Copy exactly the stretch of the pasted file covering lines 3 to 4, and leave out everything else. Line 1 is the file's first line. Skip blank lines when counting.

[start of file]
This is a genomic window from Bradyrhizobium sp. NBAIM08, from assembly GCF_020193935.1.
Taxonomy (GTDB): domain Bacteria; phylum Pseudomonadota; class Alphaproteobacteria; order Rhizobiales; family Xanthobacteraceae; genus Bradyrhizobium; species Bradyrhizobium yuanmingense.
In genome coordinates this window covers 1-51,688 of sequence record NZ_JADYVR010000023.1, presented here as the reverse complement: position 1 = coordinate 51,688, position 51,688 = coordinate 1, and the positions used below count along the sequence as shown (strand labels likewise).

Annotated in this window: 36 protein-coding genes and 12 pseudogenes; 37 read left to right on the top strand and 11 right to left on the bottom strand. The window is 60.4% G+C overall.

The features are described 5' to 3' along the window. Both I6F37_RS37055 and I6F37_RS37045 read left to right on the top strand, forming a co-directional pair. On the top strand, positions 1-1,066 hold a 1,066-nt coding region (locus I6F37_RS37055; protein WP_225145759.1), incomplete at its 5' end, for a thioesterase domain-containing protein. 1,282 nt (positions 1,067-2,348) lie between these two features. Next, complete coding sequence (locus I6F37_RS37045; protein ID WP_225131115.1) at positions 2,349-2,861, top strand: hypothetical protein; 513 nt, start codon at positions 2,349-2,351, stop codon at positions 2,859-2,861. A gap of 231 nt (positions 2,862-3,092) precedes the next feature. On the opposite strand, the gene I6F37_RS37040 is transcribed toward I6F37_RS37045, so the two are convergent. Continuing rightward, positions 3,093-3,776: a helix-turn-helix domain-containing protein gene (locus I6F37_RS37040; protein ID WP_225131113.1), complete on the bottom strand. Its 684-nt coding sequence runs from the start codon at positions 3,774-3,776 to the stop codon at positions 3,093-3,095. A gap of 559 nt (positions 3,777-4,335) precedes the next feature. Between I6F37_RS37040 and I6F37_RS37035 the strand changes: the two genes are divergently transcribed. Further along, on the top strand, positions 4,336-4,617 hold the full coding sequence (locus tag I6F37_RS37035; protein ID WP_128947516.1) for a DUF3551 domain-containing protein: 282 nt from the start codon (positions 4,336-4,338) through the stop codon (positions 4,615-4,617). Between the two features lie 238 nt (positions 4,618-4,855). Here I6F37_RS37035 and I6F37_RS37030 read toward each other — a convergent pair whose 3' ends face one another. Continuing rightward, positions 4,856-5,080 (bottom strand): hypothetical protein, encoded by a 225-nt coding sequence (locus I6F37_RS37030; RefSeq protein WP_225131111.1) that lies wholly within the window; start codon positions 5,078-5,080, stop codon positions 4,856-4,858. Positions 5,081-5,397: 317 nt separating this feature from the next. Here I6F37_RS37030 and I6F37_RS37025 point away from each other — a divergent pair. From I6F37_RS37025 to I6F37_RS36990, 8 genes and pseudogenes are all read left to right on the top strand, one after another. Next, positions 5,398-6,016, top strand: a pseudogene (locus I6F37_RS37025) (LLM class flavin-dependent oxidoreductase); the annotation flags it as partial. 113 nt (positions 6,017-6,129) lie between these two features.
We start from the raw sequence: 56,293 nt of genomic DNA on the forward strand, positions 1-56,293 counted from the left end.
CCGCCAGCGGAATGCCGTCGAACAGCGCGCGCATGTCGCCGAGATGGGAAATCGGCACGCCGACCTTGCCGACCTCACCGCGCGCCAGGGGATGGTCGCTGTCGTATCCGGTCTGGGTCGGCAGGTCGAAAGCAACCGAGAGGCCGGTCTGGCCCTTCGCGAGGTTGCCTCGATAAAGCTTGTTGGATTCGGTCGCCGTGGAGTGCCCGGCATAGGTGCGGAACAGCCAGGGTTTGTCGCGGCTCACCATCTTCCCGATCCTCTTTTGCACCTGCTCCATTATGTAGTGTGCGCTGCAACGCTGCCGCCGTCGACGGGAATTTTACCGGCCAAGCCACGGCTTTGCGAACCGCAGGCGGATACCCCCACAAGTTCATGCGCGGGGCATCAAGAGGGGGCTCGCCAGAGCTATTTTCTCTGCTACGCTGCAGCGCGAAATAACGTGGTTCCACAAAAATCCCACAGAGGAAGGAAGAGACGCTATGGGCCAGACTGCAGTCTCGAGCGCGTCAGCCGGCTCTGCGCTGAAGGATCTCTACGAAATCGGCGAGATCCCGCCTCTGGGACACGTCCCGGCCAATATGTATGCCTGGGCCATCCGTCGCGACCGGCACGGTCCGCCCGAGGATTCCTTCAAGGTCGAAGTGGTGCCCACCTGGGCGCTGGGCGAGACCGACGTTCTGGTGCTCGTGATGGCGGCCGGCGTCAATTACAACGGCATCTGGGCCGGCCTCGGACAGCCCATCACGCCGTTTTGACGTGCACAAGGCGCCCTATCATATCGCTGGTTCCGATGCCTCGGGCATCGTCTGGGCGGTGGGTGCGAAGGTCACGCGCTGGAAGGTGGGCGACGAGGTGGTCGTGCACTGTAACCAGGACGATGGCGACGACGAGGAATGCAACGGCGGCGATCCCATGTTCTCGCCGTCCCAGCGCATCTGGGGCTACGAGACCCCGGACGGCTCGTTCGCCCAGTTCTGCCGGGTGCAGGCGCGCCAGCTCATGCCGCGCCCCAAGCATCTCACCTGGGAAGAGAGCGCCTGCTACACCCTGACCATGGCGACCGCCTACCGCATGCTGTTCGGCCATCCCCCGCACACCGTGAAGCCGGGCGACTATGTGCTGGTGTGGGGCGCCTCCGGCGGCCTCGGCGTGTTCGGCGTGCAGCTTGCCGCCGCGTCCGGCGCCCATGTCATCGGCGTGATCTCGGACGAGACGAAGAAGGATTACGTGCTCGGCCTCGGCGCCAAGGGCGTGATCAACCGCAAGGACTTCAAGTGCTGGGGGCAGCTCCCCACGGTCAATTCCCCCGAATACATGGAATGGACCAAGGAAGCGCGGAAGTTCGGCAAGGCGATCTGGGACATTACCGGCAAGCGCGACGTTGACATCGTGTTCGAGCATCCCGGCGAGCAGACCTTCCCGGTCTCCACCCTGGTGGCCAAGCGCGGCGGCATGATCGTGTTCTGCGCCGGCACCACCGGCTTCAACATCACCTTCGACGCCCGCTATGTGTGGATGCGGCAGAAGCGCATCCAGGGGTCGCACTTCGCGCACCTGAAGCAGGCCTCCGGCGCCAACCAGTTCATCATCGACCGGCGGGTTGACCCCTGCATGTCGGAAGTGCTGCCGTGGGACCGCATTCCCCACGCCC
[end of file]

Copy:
In genome coordinates this window covers 1-51,688 of sequence record NZ_JADYVR010000023.1, presented here as the reverse complement: position 1 = coordinate 51,688, position 51,688 = coordinate 1, and the positions used below count along the sequence as shown (strand labels likewise).

Annotated in this window: 36 protein-coding genes and 12 pseudogenes; 37 read left to right on the top strand and 11 right to left on the bottom strand. The window is 60.4% G+C overall.